You ain’t seen nothing yet

The Gospel text for Sunday is from John 1:43-51.  This is the account of Jesus calling Philip and Nathanael.  Jesus tells Philip to “Follow me” and he does (maybe not literally at first) and goes to find Nathanael.  Upon hearing that this “prophet” is from Nazareth Nathanael promptly asks, “Can anything good come out of Nazareth?”  Nazareth seemed like such an unlikely place for a prophet to come from, but Philip says, “Come and see“.  Nathanael does “come and see” and what he sees is a “prophet” who knew more about him than he thought.  Nathanael is so amazed at what he hears he immediately makes a confession of faith; “Rabbi, you are the Son of God; you are the King of Israel.”  Nathanael makes this confession of faith based on what he hears but Jesus basically says, “You ain’t seen nothing yet” (Jesus actually used better grammar than that but I thought it fit).

Our evangelistic efforts with people involves more than just telling people about Jesus, but it should also include showing people Jesus.
We do this through our actions.
We do this through bring them to worship where we experience Jesus in the preached Word and the sacraments.
We show people Jesus through the fellowship of other believers.
We show people Jesus through service.
Telling people about Jesus is one thing…but they ain’t seen nothing yet.

Nathanael didn’t believe until he experienced Jesus first hand.  And even then; even during that first encounter he hadn’t experienced truly who Jesus was.
That is why we keep coming back.
That is why we don’t just read the Bible once.
That is why we worship each and every week.
One encounter with Jesus is great, but if you liked that then you ain’t seen nothing yet.

Come and see” is great advice…but remember to keep coming and to keep seeing.  For as Jesus says “you ain’t seen nothing yet”.

-edh-

2 thoughts on “You ain’t seen nothing yet

  1. Can anything good come out of Nazareth? There certainly is a “small-town-ism” that is still alive today. I think that some of the initial skepticism about Sarah Palin by the media, ie mostly big city based, fell into that category. [Too bad that she proved that correct, but not because she was from a small town.] I’m sure you’ve seen this yourself, perhaps in an assumption that why would anybody with that much schooling be content to be in a small town church? Or if that ____ (principal, doctor, community leader) is in a small town, then there must be some reason, ie, not good enough to make it in a larger place.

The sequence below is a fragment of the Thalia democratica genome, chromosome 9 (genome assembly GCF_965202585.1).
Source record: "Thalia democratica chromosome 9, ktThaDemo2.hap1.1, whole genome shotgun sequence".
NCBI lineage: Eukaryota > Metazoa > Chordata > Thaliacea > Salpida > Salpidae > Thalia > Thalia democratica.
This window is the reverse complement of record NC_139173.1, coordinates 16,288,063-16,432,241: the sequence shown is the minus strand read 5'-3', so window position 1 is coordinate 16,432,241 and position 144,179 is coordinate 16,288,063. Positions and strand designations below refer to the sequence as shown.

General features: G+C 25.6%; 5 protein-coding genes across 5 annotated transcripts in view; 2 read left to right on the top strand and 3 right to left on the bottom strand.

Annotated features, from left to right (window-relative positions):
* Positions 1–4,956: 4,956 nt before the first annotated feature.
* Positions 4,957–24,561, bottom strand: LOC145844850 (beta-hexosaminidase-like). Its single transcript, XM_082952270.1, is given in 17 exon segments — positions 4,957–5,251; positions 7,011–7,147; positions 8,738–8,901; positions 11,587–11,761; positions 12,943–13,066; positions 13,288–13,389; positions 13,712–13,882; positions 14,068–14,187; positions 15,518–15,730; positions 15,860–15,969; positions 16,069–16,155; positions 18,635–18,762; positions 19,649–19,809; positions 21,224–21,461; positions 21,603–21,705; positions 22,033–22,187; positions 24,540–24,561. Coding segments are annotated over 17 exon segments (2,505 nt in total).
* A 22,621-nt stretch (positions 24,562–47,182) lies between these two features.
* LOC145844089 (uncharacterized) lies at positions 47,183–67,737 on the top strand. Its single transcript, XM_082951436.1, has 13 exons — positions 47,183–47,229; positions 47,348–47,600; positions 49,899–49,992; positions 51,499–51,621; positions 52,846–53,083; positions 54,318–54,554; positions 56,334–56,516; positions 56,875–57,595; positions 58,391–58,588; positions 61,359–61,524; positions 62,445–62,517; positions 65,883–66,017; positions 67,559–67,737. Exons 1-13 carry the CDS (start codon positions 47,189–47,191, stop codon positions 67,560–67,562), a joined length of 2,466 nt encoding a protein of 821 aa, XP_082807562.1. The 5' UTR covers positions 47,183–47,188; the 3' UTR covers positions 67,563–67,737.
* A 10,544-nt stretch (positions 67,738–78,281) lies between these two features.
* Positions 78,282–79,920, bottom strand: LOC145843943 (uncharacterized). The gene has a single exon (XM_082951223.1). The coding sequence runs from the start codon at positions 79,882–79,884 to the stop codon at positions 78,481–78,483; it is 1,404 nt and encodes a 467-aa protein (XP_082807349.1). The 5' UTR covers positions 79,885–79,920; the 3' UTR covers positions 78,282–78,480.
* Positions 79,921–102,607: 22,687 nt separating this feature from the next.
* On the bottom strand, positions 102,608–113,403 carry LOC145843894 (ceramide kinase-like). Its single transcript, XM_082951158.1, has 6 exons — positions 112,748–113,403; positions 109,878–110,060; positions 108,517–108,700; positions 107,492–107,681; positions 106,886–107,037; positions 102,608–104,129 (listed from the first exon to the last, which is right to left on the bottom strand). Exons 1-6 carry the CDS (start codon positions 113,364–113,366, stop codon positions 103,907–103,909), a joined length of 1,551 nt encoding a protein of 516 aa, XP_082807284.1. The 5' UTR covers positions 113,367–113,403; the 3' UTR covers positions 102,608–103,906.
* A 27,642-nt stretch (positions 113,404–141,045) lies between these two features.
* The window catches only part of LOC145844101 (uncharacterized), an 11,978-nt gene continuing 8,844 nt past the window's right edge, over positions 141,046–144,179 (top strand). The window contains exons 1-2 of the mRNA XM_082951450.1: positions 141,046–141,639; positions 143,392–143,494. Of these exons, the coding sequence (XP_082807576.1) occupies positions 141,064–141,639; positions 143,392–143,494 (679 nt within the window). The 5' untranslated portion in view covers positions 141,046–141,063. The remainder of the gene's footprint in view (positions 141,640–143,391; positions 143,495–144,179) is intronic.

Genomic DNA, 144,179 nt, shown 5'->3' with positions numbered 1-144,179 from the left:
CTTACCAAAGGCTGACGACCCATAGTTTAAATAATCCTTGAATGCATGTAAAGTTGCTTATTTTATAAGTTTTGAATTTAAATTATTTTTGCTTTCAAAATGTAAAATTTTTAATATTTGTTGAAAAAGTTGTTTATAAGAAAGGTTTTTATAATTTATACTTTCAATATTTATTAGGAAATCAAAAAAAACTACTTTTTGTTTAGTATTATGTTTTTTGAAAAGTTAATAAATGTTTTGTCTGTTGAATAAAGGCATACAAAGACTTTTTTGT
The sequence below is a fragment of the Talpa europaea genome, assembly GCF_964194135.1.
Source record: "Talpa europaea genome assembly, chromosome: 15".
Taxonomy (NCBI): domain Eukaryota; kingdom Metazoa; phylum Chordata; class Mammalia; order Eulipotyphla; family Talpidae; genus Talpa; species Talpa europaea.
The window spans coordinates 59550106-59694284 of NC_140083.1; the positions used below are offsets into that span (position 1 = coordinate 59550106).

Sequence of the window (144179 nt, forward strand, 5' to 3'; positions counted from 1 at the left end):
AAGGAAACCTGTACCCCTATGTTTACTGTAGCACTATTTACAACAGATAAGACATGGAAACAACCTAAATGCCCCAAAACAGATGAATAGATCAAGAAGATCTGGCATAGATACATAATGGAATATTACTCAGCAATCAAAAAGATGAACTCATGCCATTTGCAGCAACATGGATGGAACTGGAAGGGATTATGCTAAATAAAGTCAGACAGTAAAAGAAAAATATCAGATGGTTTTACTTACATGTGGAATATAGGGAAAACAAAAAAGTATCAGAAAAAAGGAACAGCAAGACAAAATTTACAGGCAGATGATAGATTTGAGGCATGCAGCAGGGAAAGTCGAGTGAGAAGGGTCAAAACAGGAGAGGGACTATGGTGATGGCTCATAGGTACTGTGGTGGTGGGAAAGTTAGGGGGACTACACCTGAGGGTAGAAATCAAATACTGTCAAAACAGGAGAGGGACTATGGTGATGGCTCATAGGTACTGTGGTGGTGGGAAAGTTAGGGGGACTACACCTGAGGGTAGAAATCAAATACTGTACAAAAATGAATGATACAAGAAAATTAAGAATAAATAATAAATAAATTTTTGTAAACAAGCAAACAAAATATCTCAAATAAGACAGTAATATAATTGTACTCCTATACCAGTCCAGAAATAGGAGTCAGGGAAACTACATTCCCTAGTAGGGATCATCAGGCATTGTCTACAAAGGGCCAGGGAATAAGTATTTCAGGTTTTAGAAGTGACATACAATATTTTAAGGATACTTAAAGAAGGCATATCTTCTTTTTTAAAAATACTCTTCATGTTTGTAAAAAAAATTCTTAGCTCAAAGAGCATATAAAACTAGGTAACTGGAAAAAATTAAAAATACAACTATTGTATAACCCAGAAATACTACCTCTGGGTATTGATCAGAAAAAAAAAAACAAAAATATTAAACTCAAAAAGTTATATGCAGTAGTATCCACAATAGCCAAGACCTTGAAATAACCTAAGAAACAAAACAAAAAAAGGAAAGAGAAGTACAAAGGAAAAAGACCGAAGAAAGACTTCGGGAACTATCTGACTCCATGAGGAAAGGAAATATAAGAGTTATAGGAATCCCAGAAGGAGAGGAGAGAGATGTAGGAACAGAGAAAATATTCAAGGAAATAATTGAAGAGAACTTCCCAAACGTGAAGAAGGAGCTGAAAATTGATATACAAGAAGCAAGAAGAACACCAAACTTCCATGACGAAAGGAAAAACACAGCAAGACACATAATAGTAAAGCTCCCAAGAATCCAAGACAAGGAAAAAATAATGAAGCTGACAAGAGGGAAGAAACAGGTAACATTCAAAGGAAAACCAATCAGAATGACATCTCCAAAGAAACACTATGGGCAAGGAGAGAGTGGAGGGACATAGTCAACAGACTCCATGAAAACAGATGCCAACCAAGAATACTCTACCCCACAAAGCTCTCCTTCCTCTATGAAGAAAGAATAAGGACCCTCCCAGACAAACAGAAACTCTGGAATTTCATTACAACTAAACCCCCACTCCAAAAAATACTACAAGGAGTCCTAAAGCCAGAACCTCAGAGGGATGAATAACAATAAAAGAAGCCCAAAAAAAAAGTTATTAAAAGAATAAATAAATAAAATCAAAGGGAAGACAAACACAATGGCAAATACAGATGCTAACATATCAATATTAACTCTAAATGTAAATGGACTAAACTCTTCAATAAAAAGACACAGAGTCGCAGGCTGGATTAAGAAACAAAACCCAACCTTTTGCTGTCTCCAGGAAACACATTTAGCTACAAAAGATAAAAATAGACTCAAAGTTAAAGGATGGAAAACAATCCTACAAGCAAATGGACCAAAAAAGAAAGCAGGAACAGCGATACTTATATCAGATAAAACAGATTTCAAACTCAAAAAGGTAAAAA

Maybe there is more to this in the Gospel, based on something in Nazareth’s history. Maybe all those towns were small in those days.

    But I’m convinced that a small town and small school has to potential to bring out the potential in more people than does a city or large school. I went to the largest high school in a 5 state area and I can tell you that I and 90% of the students were nobodys. For good or ill, it is hard to be a nobody in a small town.

    This might not have much to do with your point or the point of the whole story, except for one thing: in a small town, your witness is what you do, not just what you say, because everybody knows you and sees you, so you would have a hard time being a fraud.

  2. I may not have been talking expressly about this but I can see that message in the text. I grew up in a small town so I can relate. And I have heard the “Nazareth” comment connected to where I have gone to school…”Can anything good come out of Moorhead STATE?” “He didn’t go to a Lutheran college.” Sometimes we think bigger is better or that where you live or went to school is the only indication of the kind of person you are. It just goes to show you that people need to give people a chance and not judge them based on some ridiculous criteria.

    Thanks for the comment.

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